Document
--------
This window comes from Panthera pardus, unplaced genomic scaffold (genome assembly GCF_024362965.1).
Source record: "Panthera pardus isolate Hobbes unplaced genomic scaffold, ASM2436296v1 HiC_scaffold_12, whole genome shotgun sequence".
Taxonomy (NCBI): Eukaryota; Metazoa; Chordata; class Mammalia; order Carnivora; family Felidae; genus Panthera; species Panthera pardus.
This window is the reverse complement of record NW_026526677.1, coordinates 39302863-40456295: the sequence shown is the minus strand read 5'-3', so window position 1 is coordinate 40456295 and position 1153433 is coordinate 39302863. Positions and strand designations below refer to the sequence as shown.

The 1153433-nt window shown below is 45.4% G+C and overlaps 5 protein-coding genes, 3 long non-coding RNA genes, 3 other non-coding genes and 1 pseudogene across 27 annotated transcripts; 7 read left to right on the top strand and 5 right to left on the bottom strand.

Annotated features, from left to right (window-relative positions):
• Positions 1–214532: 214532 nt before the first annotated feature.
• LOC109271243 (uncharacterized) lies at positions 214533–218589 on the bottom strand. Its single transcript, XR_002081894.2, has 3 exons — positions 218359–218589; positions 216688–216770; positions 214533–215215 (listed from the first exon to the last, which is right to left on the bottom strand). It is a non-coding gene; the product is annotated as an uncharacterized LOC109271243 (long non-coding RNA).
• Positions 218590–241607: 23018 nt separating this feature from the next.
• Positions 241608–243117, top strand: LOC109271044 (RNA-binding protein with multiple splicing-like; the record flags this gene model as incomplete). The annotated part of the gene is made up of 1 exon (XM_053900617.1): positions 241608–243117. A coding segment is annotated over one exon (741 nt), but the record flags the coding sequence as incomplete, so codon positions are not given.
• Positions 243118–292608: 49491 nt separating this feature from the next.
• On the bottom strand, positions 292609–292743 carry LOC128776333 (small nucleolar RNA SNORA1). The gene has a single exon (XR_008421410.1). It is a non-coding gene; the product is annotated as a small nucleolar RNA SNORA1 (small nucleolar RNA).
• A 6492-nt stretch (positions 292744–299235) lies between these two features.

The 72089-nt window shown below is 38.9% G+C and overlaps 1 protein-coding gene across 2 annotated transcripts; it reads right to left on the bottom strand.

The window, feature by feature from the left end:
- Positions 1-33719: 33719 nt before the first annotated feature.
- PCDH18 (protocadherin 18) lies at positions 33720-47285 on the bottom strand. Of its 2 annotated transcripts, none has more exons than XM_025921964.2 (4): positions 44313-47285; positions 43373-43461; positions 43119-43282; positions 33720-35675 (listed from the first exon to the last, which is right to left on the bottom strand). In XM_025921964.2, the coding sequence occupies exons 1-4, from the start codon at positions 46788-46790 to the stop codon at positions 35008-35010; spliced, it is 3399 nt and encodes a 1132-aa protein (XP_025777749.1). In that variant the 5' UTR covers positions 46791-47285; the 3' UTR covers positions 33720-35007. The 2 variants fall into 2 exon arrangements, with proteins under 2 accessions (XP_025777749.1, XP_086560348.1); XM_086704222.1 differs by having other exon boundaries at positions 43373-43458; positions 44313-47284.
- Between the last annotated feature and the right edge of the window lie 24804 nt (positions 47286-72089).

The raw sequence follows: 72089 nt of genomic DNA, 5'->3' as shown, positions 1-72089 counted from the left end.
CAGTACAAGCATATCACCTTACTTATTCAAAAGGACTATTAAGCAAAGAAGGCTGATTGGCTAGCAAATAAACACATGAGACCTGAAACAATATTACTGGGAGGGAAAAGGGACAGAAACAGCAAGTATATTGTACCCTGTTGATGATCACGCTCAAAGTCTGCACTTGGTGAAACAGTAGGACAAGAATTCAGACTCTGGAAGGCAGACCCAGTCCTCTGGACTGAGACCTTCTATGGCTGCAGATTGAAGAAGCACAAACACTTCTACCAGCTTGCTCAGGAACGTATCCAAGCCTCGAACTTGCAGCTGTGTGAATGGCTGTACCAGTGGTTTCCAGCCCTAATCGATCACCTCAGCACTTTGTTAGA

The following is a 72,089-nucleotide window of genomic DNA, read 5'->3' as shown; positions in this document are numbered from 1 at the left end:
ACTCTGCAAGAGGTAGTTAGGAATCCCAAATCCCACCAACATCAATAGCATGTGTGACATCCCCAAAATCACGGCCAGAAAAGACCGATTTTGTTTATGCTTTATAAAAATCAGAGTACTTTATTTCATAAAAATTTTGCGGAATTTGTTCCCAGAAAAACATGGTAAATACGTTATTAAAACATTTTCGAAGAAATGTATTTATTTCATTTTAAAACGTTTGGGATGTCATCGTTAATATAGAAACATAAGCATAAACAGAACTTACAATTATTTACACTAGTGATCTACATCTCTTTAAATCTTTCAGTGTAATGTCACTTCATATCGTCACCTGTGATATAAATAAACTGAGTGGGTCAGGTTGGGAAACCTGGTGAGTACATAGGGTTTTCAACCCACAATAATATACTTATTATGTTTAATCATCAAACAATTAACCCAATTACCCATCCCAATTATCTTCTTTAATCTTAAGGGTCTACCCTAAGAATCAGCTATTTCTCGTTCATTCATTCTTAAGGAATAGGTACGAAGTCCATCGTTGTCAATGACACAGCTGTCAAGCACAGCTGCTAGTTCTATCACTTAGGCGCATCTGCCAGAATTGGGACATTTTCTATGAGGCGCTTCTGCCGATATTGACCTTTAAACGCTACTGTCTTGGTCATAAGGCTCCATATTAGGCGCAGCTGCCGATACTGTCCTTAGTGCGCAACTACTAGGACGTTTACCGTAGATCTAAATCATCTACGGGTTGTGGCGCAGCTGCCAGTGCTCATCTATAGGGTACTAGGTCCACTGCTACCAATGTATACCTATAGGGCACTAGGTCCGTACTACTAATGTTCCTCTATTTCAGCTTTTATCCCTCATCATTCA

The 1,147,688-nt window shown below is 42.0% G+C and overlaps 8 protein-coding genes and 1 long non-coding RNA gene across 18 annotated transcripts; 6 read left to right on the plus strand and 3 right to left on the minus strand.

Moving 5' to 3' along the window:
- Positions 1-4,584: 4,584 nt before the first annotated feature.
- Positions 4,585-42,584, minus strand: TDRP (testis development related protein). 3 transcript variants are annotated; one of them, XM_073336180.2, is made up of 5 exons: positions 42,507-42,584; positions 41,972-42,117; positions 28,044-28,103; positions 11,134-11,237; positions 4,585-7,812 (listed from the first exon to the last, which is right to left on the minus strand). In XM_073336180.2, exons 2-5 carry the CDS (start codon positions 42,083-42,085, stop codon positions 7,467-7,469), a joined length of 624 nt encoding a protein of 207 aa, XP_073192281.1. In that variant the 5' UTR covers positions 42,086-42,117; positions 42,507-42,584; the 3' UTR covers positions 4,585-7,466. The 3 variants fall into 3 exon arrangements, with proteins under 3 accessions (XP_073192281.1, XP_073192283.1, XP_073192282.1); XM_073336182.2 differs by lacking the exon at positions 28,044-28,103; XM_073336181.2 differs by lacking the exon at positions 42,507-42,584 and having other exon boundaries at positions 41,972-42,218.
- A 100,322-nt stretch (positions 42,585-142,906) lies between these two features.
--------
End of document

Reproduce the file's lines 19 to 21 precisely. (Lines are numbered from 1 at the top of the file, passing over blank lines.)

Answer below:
The raw sequence follows: 72089 nt of genomic DNA, 5'->3' as shown, positions 1-72089 counted from the left end.
CAGTACAAGCATATCACCTTACTTATTCAAAAGGACTATTAAGCAAAGAAGGCTGATTGGCTAGCAAATAAACACATGAGACCTGAAACAATATTACTGGGAGGGAAAAGGGACAGAAACAGCAAGTATATTGTACCCTGTTGATGATCACGCTCAAAGTCTGCACTTGGTGAAACAGTAGGACAAGAATTCAGACTCTGGAAGGCAGACCCAGTCCTCTGGACTGAGACCTTCTATGGCTGCAGATTGAAGAAGCACAAACACTTCTACCAGCTTGCTCAGGAACGTATCCAAGCCTCGAACTTGCAGCTGTGTGAATGGCTGTACCAGTGGTTTCCAGCCCTAATCGATCACCTCAGCACTTTGTTAGA

The following is a 72,089-nucleotide window of genomic DNA, read 5'->3' as shown; positions in this document are numbered from 1 at the left end: